History From America's Most Famous Valleys
Forts & Firesides of the Mohawk Country
by John J. Vrooman, 1951
Published by Baronet Litho Co., Inc., Johnstown, NY
HENDRICH FREY of Zurich, Switzerland, came to America in 1688 and located first along the Schoharie Creek in 1689 with a "location ticket" from Governor Dongan, entitling him to 100 acres. His stay in that valley was not for long; indeed it is probable he never actually settled there, for he is credited with owning 300 acres of land at Palatine Bridge at about this time where he did take up residence. This land has come down through the family to the present day. He secured it from the Indians who had evidently forgotten this transaction, for they granted the same land to Cornelius Van Slyke some twenty odd years later, as indicated by the following conveyance dated January 12th, 1713, which covered some 2000 acres:
"in consideration of ye love, good will and affection which we have and do bear toward our loving cozen and friend Capt. Harmon Van Slyke of Schenectady, aforesaid, whose grandmother was a right Mohaugh squaw and his father born with us in the above said Kanajoree ... it being his the said Harmon Van Slyke's by right of inheritance from his father."
and witnessed by "Lea Stevens interpreter to ye above deed."
This land included the Frey tract. However, there seems to have been no trouble over the error for Van Slyke deeded the land in question back to Frey.
The first building Hendrick Frey erected was a small log dwelling in part of which he conducted a trading post. This crude little hut, on the edge of the wilderness some forty miles west of Schenectady, was the only home in this part of the
Valley, and to it the English came in 1701 and occupied it as an outpost. They palisaded it and remained until 1713, the closing year of Queen Anne's War.
In 1739, his Indian trading business no doubt in a flourishing condition, Hendrick Frey replaced his log structure with a stone building on the identical site and there it stands today as pictured, two hundred years later. Being of stone, of simple quadrangular outline, there has been little need of alteration or repair, and beyond the replacement of wood trim, porches, and similar details, it is almost entirely in its original condition. The loopholes are still to be seen in its walls, but unlike its predecessor the log trading post, it was not palisaded. It was used again as a fort by the English during the French and Indian War of 1754-1760. Under the building, in the stone faced basement, are the old fireplaces, placed there for more security as well as physical comfort against the bitter cold of those long winter nights. Here Frey and his garrison of English soldiers must have sat many an evening, sipping hot grog and listening to the howling of wind and wolves. Later this basement was used as quarters for the family slaves.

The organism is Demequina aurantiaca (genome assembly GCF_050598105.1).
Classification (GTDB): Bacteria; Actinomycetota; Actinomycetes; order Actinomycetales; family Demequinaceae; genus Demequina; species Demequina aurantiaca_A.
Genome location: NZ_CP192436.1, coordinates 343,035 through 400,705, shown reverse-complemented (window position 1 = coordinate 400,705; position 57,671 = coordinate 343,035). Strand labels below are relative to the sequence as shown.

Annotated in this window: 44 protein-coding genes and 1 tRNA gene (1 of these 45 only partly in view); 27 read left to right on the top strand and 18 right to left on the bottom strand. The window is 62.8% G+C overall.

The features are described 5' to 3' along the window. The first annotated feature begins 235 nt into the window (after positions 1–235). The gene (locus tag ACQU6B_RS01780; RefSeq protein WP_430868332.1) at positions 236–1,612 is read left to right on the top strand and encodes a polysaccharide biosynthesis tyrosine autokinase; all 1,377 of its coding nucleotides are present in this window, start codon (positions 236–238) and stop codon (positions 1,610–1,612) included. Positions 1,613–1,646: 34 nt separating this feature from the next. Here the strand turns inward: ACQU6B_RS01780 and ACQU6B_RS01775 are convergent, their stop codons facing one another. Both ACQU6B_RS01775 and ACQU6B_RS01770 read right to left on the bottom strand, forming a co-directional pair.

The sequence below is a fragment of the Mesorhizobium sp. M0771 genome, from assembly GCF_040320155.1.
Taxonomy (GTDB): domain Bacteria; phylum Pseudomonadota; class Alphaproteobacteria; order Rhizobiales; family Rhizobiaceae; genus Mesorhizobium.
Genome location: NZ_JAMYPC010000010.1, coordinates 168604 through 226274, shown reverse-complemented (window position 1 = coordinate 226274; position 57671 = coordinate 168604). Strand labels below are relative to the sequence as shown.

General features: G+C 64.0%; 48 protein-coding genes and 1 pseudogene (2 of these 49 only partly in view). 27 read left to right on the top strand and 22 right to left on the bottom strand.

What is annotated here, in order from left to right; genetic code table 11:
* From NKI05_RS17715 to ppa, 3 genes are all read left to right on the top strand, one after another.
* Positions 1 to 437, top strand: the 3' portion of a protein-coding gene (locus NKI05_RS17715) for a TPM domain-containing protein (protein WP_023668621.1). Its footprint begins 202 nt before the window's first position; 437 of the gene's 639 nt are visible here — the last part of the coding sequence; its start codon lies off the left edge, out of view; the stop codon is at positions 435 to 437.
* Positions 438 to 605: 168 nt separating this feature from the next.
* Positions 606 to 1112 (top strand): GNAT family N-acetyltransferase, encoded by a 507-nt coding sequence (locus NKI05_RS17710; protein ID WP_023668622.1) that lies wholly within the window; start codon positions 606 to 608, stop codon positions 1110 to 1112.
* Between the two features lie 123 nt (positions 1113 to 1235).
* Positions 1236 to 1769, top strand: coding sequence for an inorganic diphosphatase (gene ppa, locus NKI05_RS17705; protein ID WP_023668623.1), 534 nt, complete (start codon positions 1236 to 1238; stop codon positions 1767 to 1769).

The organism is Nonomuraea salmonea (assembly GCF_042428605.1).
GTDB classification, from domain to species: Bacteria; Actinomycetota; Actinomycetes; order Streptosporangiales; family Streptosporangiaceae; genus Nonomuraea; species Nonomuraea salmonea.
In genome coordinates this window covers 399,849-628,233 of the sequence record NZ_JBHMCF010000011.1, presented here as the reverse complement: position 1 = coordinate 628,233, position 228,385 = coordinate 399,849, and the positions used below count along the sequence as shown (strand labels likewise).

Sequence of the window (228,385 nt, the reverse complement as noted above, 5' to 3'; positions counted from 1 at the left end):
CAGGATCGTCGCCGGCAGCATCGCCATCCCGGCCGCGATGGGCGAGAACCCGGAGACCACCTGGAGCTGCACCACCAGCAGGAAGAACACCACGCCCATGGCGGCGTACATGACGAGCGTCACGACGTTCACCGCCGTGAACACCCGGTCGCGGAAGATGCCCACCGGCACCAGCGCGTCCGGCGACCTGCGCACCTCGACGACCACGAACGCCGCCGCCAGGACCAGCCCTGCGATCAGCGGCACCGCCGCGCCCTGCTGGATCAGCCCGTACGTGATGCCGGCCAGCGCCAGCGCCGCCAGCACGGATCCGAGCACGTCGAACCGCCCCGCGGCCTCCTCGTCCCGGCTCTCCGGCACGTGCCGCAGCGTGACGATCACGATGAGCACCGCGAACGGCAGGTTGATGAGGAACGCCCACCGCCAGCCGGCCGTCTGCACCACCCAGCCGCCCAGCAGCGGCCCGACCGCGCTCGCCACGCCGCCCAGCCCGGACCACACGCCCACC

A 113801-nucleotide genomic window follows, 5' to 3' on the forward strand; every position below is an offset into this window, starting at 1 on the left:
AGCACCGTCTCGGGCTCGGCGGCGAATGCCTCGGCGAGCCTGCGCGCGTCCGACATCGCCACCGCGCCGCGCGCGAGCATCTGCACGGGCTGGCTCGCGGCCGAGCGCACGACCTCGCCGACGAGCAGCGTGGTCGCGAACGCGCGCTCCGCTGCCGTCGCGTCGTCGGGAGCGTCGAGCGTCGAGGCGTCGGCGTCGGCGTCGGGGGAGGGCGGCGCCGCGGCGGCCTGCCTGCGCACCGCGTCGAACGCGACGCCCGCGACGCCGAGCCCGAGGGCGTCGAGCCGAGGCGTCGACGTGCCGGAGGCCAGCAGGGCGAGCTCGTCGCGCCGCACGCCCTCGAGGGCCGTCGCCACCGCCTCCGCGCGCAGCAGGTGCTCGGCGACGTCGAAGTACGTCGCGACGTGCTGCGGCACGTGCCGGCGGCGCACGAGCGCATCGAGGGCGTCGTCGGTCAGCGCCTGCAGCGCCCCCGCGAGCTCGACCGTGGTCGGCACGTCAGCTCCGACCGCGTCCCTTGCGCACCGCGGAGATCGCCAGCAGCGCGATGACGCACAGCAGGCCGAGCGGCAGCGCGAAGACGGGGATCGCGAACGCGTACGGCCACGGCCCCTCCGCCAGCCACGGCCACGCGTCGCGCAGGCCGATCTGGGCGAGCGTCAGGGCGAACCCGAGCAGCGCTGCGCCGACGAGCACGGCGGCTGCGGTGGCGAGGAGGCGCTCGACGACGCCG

Hendrick Frey, Jr. (1713-1763) was born in this house and it was he who became one of the original patentees of the Stone Arabia grant. It was also the early home of the patriot Major John Frey, the brother of Hendrick Jr. Both boys were educated under the tutelage of Reverend Dunlap at Cherry Valley, but how widely separated were their later lives! Hendrick married a daughter of General Herkimer and in the face of what must have been terrific pressure from both wife and family, he became a Tory while Major John became a prominent Colonial officer at the very outset of the war.
Major John Frey married Anne Shoemaker, a daughter of Gertrude Herkimer, a sister to the General, Major John had already seen active military service under General Bradstreet and later served as a Lieutenant with Sir William Johnson at Niagara when but 19 years old. At Oriskany, he fought beside General Herkimer and barely escaped with his life. He was wounded in the arm, taken prisoner, and carried to Canada, where he was held for the better part of two long years.
Major John was a member of the Tryon County Committee of Safety and served in many capacities and on numerous special committees during the war. The records of thirty-one of these meetings have been preserved, the last being dated November 24th, 1775. He was present at the meeting of this Committee held in the house of Gose Van Alstyne on October 26, 1775, when a motion was
"Moved and Resolved, unanimously, that three members of our Committee shall be sent to Sir John Johnson, to ask him, whether he will allow, that his Inhabitants of John'stown & King'sborough shall form themselves into companies according to the Regulations of our Continental Congress to the Defense of our Country's Cause Major John's loyalty to the cause of the Colonies was never questioned, but he was often interrogated regarding the politics of his brother Hendrick during those formulative days. In his brother's defense he had this to say: "As to my brother Hendrick it must be conceded he was in a trying position. He was an intimate friend of Sir William Johnson and an executor of his will, as well as the appointed guardian of Mollie Brant's children."
With this explanation in mind it is easy to understand there were powerful arguments on both sides, which must have made any decision of Hendrick's a difficult one.
The large stone residence on the crest of the hill overlooking primitive little "Fort" is the home of Henry Frey, 2nd. The building was erected in 1808 and commands a beautiful view of the river from its snug setting in a grove of characteristic old locusts. The ground about the house falls away on all sides save to the northward, where the road approaches it along a natural grade.
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